The site plan in it’s current form is on the left, and the Vassar Vision concept plan is on the right.

Download the full report here

Download the full report here

After leading the PlacePOP project over the past many months, Vassar City Council unanimously approved to support the Vassar Vision public space concept plan earlier this week. We’re very proud of the work we’ve done in Vassar and look forward to following the public space enhancements throughout implementation.

The Vassar Vision 2016 PlacePOP Concept Plan report shares detail on the project site, methodology, concept plan, implementation recommendations, and community impact. We also want to share lessons we learned while working in Vassar, which we hope can help other local leaders implement successful placemaking projects in the future.

Lessons Learned

  1. Use a steering committee and give them power – Vassar Vision was initiated by the City, but the majority of creativity, outreach, and heavy lifting came from the steering committee. These volunteers were trusted advisors and decision-makers, and they worked hard because they felt ownership and pride in the work. Vassar Vision is their project.
  2. Local business owners sampling their food during the Taste & Talk.

    Local business owners sampling their food during the Taste & Talk.

    Get business owners to the table right away – Business owners have an incredible stake in the success of Vassar’s downtown. The steering committee identified right away that improvements to the project site needed to reflect nearby business owners’ needs and hopes, as well as the needs of residents and visitors. The committee kicked off the project with a successful and unique visioning event, the Taste & Talk. Here, incoming and existing business owners hosted tables with samples or products displays. At each table, we had a map of the project site and asked people to write down ideas of what could-be in the space. More than 200 people attended the event, which had the feel of a festival, rather than a city meeting. The Taste & Talk was a perfect way to invite business owners to the table and illustrate the value the community places on supporting these important community institutions.pullquote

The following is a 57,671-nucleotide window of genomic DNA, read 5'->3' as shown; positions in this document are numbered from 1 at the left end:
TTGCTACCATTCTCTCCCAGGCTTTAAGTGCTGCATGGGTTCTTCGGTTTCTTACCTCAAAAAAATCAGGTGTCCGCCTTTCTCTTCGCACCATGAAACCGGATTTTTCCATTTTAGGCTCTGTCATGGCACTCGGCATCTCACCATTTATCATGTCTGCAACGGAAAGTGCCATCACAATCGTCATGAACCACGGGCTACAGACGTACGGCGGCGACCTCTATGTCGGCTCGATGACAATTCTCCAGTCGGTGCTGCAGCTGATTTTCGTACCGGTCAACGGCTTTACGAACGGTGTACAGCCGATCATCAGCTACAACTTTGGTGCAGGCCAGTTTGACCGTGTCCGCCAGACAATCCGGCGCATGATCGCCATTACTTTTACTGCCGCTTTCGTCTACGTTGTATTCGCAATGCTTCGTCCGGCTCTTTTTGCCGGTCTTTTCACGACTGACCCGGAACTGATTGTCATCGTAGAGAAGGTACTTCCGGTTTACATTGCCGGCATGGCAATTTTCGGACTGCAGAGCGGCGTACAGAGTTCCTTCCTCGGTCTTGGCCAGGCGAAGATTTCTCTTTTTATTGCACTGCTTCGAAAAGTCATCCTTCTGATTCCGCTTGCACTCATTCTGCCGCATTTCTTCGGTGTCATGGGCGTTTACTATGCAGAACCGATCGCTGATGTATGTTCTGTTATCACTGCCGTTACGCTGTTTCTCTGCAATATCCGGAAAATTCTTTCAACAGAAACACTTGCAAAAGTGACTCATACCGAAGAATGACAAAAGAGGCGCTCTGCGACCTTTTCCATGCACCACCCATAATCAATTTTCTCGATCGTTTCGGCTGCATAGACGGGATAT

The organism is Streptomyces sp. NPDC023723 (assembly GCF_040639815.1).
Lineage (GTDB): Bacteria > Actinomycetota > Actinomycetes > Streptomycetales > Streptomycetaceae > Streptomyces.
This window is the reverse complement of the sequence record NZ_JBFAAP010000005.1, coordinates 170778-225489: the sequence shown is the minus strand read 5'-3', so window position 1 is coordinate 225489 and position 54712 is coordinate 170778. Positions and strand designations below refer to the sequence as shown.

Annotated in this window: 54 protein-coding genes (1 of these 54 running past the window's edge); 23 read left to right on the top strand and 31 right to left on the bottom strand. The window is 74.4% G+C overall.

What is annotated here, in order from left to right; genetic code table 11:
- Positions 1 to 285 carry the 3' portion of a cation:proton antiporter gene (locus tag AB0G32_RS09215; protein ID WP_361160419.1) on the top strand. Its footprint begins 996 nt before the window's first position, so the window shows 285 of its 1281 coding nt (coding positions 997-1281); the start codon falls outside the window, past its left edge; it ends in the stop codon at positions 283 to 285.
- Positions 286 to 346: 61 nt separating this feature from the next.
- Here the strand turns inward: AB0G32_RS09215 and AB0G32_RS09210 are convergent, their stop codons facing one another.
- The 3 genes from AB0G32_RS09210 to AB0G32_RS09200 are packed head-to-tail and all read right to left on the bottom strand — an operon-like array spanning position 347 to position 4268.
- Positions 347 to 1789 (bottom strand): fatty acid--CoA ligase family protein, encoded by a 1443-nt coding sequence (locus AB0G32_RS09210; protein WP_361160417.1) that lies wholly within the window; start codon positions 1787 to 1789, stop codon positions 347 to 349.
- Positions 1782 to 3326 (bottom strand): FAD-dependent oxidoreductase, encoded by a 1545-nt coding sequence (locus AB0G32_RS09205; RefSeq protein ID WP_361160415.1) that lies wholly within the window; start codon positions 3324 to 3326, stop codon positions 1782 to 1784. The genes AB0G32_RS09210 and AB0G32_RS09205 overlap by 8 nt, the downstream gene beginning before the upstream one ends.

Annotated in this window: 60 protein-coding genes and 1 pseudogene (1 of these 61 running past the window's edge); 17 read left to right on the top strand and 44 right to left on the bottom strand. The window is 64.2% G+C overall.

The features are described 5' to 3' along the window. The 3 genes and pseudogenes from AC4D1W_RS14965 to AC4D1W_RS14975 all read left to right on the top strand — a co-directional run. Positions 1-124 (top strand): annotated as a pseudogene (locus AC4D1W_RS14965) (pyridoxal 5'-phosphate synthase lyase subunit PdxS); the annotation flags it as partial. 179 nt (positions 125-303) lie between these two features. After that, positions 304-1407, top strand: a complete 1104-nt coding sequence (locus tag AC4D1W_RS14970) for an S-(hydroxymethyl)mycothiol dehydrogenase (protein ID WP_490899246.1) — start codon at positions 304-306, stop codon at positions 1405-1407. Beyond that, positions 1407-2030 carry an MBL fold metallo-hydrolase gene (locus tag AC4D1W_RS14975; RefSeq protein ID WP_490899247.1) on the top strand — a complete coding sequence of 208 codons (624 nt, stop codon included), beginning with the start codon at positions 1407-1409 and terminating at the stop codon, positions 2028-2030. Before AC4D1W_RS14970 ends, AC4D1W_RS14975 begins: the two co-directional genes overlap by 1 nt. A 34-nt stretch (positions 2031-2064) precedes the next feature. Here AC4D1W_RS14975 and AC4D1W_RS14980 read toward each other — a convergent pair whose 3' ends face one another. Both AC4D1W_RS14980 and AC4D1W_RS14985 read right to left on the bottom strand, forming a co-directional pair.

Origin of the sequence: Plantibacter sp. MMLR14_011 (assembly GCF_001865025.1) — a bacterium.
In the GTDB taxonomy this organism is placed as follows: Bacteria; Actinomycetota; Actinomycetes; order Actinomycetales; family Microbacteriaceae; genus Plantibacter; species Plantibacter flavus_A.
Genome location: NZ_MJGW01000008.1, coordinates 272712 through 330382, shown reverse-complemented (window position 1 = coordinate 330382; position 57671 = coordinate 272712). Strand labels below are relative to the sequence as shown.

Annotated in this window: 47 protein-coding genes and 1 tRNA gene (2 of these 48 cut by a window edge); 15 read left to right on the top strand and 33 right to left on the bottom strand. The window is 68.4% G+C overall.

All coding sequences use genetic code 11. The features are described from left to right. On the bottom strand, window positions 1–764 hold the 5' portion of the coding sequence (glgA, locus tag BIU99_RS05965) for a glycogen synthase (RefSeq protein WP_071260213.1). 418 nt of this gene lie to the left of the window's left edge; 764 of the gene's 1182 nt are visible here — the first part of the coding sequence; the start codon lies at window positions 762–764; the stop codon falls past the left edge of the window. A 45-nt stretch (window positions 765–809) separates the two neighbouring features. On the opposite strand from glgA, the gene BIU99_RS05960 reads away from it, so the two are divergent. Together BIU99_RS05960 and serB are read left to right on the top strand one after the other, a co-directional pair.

3. Use an outside facilitator to educate and manage the steering committee – Sometimes what people think they want and what placemaking and economic research suggests doesn’t always align. Bringing in an outside facilitator from the League helped bring an “expert” to the table to share research, case studies, and trends, to help residents and business owners see what could-be in Vassar. Most importantly, the steering committee needed to be well managed and facilitated, something city staff or volunteers don’t always have time to do. The support the League offered allowed the project to move forward smoothly and effectively.
  4. Create a brand and marketing campaign – After one of the first steering committee meetings, the group selected the name, logo, and color scheme for Vassar Vision. They wanted it to be identifiable and to stick so they could use the brand throughout implementation phases. It’s quick, easy to remember, and meaningful to the community.